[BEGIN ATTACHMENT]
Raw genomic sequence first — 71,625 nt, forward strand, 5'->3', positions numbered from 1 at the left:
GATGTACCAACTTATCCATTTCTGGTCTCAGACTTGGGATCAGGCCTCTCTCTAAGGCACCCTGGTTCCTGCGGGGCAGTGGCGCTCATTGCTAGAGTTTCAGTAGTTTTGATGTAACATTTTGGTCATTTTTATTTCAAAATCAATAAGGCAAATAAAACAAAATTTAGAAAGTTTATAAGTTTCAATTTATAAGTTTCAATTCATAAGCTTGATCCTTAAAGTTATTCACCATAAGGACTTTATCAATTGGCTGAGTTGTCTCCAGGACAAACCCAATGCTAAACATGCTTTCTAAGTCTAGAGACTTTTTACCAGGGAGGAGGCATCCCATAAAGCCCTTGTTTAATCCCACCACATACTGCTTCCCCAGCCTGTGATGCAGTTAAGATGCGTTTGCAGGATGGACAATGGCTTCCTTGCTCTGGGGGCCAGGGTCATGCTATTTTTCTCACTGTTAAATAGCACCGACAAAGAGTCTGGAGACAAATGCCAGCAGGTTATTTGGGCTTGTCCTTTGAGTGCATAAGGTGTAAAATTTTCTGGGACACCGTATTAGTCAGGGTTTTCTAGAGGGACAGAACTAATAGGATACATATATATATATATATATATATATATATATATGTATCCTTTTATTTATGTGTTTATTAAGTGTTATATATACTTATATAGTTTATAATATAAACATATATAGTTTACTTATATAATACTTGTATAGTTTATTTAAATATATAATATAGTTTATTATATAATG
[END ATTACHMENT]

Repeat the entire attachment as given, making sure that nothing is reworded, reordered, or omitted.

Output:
Raw genomic sequence first — 71,625 nt, forward strand, 5'->3', positions numbered from 1 at the left:
GATGTACCAACTTATCCATTTCTGGTCTCAGACTTGGGATCAGGCCTCTCTCTAAGGCACCCTGGTTCCTGCGGGGCAGTGGCGCTCATTGCTAGAGTTTCAGTAGTTTTGATGTAACATTTTGGTCATTTTTATTTCAAAATCAATAAGGCAAATAAAACAAAATTTAGAAAGTTTATAAGTTTCAATTTATAAGTTTCAATTCATAAGCTTGATCCTTAAAGTTATTCACCATAAGGACTTTATCAATTGGCTGAGTTGTCTCCAGGACAAACCCAATGCTAAACATGCTTTCTAAGTCTAGAGACTTTTTACCAGGGAGGAGGCATCCCATAAAGCCCTTGTTTAATCCCACCACATACTGCTTCCCCAGCCTGTGATGCAGTTAAGATGCGTTTGCAGGATGGACAATGGCTTCCTTGCTCTGGGGGCCAGGGTCATGCTATTTTTCTCACTGTTAAATAGCACCGACAAAGAGTCTGGAGACAAATGCCAGCAGGTTATTTGGGCTTGTCCTTTGAGTGCATAAGGTGTAAAATTTTCTGGGACACCGTATTAGTCAGGGTTTTCTAGAGGGACAGAACTAATAGGATACATATATATATATATATATATATATATATATATGTATCCTTTTATTTATGTGTTTATTAAGTGTTATATATACTTATATAGTTTATAATATAAACATATATAGTTTACTTATATAATACTTGTATAGTTTATTTAAATATATAATATAGTTTATTATATAATG